When a Civitas Institute poll came out showing Governor Roy Cooper’s approval rating two points underwater, Republicans rejoiced. They had been predicting an imminent decline in Cooper’s public support essentially from the day he took office, and here was confirmation — albeit five years and a successful reelection campaign later — that their foe on Blount Street had seen his chickens return to the roost. But Civitas, of course, polls with an agenda: a fervently anti-Cooper agenda. And not long after Art Pope’s pet non-profit poured cold water on Cooper’s image, a pair of more credible polls surfaced showing that Roy Cooper was as popular as ever.
Cooper’s resilience should go down as one of the most impressive political feats North Carolina has seen in the 21st century. Governing a deep-purple state, Cooper has maintained public support despite radical swings in the political climate which have often been disadvantageous to his party. Because North Carolina leans slightly conservative, Cooper’s popularity has required the governor to hold onto a chunk of voters who otherwise lean toward the Republican Party. He has done this, and even more remarkable than his ability to retain crossover appeal in an era of extreme polarization is that he’s kept “Cooper Republicans” on board while battling the reactionary right at every turn.
If one were to write a tick-tock history of the Cooper administration, much of the text would concern fights with the Republican controlled/gerrymandered General Assembly. Senate leader Phil Berger and House Speaker Tim Moore declared political war on Cooper’s administration even before the Governor took the oath of office. Spiteful after a surprise defeat in 2016, the legislature stripped powers from the incoming governor in a raft of now-infamous “sore loser” laws. Since this difficult beginning, the relationship between Cooper and his rivals on Jones Street has remained bitter, thawing only with last week’s signing of the bipartisan budget — and even then, only by a bit.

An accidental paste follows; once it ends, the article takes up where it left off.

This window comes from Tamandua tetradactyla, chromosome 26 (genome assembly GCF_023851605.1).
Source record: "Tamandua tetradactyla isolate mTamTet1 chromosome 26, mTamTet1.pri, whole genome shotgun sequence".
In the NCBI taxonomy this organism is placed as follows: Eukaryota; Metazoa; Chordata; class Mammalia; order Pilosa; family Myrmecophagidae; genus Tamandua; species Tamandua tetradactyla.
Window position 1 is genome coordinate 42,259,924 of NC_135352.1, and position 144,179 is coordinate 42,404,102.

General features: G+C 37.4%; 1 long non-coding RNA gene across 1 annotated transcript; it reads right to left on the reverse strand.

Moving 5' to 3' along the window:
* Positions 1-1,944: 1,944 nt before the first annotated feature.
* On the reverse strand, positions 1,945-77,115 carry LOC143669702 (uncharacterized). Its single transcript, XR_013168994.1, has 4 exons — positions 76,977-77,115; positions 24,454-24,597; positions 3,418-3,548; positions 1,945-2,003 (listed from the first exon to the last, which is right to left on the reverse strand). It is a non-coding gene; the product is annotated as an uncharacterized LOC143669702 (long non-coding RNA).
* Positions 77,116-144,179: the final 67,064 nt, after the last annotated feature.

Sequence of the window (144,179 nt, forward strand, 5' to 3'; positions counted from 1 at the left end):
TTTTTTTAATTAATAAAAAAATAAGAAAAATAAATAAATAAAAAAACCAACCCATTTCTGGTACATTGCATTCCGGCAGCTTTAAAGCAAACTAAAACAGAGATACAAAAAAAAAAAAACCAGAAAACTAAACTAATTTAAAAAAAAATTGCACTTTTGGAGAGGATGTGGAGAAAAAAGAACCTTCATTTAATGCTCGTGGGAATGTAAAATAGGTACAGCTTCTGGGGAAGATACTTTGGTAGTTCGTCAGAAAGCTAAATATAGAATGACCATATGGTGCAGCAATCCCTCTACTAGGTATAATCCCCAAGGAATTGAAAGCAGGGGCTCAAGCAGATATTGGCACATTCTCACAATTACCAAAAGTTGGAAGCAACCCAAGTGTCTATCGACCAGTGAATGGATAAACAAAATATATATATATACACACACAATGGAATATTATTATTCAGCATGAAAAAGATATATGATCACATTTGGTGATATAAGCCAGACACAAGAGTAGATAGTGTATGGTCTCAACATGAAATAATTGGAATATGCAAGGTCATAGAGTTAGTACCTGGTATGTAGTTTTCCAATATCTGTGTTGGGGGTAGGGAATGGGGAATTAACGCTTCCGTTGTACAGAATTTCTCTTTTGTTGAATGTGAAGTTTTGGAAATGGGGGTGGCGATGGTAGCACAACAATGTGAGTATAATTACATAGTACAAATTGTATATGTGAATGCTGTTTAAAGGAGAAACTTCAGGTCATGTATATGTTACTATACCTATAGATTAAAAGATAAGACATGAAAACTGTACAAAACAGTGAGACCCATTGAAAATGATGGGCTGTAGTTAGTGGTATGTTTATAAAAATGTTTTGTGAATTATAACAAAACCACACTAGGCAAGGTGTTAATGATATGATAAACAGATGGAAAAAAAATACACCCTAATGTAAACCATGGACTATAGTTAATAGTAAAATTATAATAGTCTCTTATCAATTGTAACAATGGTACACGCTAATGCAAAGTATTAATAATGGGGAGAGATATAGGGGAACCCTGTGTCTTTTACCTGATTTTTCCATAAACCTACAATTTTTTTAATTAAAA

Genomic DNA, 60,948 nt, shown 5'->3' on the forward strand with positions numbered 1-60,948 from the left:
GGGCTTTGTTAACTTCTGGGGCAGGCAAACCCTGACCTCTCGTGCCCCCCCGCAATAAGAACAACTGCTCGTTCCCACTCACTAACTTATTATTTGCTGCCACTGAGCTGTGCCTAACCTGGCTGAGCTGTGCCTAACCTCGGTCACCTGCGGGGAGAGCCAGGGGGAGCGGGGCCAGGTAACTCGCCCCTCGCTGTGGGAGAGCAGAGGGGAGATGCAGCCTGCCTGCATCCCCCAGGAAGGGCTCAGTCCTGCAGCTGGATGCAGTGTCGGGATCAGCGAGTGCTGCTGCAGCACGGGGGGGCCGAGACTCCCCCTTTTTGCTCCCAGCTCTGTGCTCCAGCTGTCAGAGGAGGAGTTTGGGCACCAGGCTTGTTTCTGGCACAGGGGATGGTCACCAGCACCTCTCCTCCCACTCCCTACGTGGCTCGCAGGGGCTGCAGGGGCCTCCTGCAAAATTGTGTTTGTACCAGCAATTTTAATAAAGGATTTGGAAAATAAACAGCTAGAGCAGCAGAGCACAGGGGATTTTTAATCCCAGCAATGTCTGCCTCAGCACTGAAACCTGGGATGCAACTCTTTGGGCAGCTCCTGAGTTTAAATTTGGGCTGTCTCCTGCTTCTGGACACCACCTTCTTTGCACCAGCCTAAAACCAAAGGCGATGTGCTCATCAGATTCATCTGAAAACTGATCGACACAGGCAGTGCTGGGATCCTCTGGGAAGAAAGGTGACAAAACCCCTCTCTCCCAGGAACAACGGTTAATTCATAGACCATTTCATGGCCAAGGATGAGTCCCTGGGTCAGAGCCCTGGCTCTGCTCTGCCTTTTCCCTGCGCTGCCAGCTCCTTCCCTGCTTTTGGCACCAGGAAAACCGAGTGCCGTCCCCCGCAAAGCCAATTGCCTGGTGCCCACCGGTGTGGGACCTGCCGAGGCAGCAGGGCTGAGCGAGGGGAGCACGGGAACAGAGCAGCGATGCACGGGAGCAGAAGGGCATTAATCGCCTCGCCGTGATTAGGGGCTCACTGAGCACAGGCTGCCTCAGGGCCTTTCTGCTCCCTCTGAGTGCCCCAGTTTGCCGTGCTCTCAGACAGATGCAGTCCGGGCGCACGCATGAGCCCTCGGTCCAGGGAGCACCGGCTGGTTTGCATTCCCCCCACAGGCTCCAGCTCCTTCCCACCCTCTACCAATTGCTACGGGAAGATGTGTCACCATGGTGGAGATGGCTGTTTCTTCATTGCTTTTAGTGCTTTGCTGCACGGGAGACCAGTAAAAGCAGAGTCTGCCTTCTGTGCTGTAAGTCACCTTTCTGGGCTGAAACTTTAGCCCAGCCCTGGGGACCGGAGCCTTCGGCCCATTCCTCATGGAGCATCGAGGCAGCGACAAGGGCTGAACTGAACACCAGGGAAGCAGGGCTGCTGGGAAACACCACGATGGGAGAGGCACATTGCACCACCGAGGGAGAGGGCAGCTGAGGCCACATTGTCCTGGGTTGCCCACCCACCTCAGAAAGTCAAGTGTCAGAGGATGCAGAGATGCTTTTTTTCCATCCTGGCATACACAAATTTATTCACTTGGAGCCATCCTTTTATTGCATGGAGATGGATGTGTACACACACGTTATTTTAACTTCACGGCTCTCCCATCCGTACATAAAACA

Cooper has not governed as a 1980’s-style “Republican Lite” Democrat from the South. He has instead devoted himself to defending progressive priorities from Republican attacks. It was a strategic decision that entailed the risk of conservatives in the state counter-polarizing against him. But his keen sensitivity to opinion in the state and sound judgment allowed him to keep the trust of a critical chunk of GOP voters, who accounted for his solid reelection margin.
Cooper had good models for this strategy, notably the line of moderate Democratic governors who led North Carolina during its transformation into a two-party state. However, his political success did not flow inexorably from a historical tradition. Politics is now far more polarized than when Jim Hunt and Mike Easley successfully governed the state with the support of some conservatives. Cooper had to show adroit political skills to replicate Hunt’s success in an era when vast numbers of Hunt voters have swung implacably into the GOP.
As a party, Cooper’s Democrats face the challenge of spreading his political achievements more broadly throughout the ranks. Unfortunately, Cooper’s success has not so far trickled down to Democratic state legislative candidates or candidates for the Council of State. Perhaps he could become more of a firewall for the party by deliberately seeking a higher profile, and contrasting his vision for North Carolina with the reactionary creed that Pat McCrory or Ted Budd will run on in next year’s U.S. Senate race. If he does that, he may eventually become what no North Carolinian has been since the 1800s: Vice President.
Alexander H. Jones is a Policy Analyst with Carolina Forward. He lives in Chapel Hill.